Slip and Slide
When I was a kid I asked my mother what she thought when I was born. She replied, “You looked like a wrinkly, old man.” It seemed opposite of what is usually said, “You were the most beautiful baby in the world.” But as time has passed, I realized I’ve maintained my looks compared to all those beautiful others who have lost theirs. Thanks mom. You were the best.
Beauty is in the eye of the beholder. And I can’t see it with the new art installation at city hall. I would have preferred an installation where all the parking meters have been removed. That would have been a better use of the space. I’m supportive of minimalist art. By definition, minimalist art does not require spending taxpayer money on it. According to an alert Indy reader comment, it appears we have spent $25,000 on it. For those, who fall in love with it, be prepared to get your art hearts broken. It’s a rental. Here today. Gone to Barstow tomorrow. Oh, your achy breaky hearts.
There was a time long ago, when I use to have change in my pockets. I enjoyed jingling the change. I liked the sound it made. I bought a lot of penny candy that cost, well, a penny. Oh my, how times have changed. Today, elected representatives jingle your change and rent stupid stuff with it. You know we could have bought a lot of marked up penny candy at the Candy Baron for $25,000. Laguna area dentists support this position.
A Los Angeles firm did the installation. Their website states, “Their adaptive space-frame technology is an ideal solution for the creation of iconic art and architecture elements for permanent and itinerant applications.” Sounds good. But when I checked the image portfolio of other art installations I couldn’t help but be reminded of recent MRI scans of my lower GI.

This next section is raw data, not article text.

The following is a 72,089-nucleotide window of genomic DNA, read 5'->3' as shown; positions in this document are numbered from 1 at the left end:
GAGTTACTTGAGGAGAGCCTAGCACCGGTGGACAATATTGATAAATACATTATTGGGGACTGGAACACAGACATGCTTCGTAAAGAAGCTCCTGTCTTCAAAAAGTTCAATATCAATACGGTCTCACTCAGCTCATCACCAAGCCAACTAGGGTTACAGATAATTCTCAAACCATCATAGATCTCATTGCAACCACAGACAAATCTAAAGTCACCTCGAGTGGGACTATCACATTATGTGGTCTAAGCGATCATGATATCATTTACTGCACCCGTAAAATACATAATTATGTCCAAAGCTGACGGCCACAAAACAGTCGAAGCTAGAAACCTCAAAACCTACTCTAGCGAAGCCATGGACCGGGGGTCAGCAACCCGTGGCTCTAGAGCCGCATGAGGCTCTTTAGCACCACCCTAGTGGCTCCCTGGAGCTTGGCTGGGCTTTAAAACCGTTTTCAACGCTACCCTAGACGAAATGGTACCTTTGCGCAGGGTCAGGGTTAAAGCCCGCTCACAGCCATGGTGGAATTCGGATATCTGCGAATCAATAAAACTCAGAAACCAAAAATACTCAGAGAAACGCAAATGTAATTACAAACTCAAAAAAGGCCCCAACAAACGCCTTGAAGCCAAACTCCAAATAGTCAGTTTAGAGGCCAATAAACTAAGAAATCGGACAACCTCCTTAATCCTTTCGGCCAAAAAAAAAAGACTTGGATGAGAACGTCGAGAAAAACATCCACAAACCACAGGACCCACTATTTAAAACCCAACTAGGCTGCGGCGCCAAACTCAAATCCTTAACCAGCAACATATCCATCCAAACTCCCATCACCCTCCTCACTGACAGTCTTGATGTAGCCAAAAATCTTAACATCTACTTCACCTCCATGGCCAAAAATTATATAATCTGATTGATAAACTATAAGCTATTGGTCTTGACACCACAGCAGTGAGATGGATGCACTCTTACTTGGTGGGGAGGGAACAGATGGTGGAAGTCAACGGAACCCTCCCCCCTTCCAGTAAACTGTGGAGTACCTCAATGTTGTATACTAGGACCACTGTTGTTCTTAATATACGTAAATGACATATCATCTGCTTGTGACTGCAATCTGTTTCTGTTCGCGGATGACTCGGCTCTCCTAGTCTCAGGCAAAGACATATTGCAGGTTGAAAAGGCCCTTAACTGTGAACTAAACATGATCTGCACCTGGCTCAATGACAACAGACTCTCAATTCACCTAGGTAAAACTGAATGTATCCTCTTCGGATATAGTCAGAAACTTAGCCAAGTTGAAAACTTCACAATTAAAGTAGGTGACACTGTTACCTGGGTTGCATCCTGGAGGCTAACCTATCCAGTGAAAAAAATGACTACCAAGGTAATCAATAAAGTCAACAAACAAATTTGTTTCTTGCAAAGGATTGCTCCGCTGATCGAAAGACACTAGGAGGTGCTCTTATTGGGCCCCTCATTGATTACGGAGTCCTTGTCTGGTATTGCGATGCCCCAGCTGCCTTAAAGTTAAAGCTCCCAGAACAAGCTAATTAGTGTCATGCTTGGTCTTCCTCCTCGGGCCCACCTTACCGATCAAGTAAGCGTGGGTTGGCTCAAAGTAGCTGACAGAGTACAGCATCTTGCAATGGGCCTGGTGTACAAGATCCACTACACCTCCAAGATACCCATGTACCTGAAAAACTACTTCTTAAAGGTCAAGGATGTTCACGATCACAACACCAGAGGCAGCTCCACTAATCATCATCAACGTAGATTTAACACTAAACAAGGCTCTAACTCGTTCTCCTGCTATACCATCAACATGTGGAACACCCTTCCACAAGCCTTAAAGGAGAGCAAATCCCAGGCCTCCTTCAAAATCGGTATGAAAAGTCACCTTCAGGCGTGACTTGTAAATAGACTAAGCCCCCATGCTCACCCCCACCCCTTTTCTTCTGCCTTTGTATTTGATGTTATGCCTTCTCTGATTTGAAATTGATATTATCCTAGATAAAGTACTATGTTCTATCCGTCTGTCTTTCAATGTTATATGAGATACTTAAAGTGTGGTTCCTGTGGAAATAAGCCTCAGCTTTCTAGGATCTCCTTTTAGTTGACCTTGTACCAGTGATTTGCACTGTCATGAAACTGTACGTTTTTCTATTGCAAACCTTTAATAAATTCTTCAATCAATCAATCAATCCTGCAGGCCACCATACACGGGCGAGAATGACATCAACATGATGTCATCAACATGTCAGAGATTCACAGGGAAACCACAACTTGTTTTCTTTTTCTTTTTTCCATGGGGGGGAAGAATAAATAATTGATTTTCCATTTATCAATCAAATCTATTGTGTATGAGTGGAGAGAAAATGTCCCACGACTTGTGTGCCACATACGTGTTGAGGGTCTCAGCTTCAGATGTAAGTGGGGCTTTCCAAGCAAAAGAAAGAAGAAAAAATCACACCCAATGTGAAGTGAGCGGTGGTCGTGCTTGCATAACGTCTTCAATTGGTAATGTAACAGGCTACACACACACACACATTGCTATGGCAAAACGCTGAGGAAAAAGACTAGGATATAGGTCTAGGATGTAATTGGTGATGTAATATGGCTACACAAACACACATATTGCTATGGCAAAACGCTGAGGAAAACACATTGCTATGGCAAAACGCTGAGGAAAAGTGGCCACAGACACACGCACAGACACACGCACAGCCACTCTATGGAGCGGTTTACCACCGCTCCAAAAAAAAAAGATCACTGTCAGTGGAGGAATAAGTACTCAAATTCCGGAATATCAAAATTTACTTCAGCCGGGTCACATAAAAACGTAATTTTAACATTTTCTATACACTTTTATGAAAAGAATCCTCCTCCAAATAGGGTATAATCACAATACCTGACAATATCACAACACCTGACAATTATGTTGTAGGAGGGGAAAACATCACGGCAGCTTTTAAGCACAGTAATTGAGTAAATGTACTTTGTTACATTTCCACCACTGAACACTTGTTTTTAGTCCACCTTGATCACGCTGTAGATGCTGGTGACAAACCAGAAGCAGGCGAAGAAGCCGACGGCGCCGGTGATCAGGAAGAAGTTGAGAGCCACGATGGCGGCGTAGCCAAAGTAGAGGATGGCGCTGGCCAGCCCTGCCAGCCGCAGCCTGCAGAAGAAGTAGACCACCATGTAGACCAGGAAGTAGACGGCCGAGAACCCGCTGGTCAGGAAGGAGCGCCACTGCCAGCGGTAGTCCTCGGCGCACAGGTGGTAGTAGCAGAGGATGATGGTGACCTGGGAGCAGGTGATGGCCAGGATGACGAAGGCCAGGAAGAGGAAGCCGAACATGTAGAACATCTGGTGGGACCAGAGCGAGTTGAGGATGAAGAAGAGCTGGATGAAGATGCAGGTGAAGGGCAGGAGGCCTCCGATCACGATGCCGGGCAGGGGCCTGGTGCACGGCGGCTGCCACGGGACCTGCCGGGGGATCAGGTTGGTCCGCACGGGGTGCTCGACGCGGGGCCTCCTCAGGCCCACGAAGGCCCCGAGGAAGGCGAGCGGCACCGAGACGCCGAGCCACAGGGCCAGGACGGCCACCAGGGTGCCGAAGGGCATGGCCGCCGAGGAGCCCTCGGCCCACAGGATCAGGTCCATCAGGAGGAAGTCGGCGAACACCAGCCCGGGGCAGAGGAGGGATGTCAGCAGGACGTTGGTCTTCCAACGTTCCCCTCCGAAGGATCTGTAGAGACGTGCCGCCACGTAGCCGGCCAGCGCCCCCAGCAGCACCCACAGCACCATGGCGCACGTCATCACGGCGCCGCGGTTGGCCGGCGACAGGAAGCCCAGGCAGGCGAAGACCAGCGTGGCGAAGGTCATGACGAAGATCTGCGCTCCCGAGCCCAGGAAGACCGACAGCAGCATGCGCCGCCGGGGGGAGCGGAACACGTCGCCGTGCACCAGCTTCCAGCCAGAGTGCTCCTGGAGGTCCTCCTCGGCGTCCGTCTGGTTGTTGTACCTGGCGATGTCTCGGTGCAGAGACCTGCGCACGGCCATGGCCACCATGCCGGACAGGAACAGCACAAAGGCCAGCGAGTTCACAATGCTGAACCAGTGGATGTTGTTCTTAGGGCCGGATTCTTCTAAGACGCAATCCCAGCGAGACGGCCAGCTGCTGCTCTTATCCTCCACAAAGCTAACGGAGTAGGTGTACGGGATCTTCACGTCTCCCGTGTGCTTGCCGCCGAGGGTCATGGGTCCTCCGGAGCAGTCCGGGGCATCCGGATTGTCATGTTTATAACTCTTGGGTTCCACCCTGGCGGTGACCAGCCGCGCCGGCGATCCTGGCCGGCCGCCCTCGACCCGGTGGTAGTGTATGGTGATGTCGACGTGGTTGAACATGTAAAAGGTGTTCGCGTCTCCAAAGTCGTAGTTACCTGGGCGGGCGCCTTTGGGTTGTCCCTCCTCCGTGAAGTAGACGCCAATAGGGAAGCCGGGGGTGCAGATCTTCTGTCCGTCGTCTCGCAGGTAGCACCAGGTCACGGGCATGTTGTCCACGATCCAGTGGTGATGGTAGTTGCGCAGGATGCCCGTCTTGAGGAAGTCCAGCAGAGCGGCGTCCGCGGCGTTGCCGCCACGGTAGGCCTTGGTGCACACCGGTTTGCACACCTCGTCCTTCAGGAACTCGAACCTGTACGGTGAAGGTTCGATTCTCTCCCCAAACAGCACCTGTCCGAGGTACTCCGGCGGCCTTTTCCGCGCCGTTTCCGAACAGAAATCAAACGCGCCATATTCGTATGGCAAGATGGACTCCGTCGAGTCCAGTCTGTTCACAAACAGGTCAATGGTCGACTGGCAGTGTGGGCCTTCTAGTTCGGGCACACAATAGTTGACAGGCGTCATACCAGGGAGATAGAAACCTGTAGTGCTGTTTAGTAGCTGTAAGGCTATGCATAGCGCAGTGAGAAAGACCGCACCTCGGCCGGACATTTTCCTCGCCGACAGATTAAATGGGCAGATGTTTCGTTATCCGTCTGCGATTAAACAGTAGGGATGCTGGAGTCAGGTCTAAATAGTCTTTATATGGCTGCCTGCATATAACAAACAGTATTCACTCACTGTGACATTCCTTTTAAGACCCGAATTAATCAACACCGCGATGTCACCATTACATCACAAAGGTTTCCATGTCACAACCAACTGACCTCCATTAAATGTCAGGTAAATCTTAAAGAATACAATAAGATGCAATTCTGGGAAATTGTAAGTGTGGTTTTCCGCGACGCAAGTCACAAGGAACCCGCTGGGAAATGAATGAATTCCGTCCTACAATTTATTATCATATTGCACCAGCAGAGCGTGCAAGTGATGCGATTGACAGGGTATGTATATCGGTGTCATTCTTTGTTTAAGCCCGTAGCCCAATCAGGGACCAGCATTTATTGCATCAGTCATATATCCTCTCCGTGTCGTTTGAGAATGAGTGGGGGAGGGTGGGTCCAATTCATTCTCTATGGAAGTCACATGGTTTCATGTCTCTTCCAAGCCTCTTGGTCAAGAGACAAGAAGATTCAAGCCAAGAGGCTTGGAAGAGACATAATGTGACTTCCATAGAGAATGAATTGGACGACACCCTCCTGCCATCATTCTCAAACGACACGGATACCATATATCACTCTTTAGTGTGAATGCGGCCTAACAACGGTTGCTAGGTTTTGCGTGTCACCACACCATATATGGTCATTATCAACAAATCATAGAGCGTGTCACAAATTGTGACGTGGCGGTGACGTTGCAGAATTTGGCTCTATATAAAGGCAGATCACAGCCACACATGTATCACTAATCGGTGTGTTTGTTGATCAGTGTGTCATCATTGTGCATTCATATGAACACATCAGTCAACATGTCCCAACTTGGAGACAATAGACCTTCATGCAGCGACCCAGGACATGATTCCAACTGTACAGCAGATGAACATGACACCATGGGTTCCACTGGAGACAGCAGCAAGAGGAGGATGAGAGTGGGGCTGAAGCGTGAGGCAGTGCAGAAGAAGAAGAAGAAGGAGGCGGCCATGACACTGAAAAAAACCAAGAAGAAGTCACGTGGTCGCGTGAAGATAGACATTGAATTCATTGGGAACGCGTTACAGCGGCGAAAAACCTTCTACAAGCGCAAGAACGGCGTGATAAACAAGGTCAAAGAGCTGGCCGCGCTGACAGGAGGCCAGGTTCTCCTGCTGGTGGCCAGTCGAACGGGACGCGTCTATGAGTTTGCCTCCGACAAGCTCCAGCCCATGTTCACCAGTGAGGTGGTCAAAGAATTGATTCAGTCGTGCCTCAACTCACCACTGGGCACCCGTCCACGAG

The intestinal similarity makes me think their muse might be the blow up guy that waves all over the place at car dealerships. I think the wavy guy has branched out into the arts. If this art is what we want, I would encourage the city to consider a slip and slide installation next. It’s a natural follow up. Children love participatory art and art teachers agree it beats finger painting clean up.
Oh, the sound of my pockets maddening silence. I pull out the lint that’s left. I think I might knit a sweater. Wait. A stitch in time saves nine. I’ll get other residents to donate their lint, too. We will knit 50 red bags with white lettering that reads, “Out of Order.” We will rent this work as modern art to the city for $50,000. The red bags will be installed over the city hall parking meters. Everyone will rejoice over our sweet success at the Candy Baron. And of course, area dentists are welcomed to hand out business cards there. Remember “Get cavities local. Fix cavities local.”
Crantz tells the Indy that as a teenager he worked as a wavy guy at a car dealership. He was a natural. He was full of hot air.
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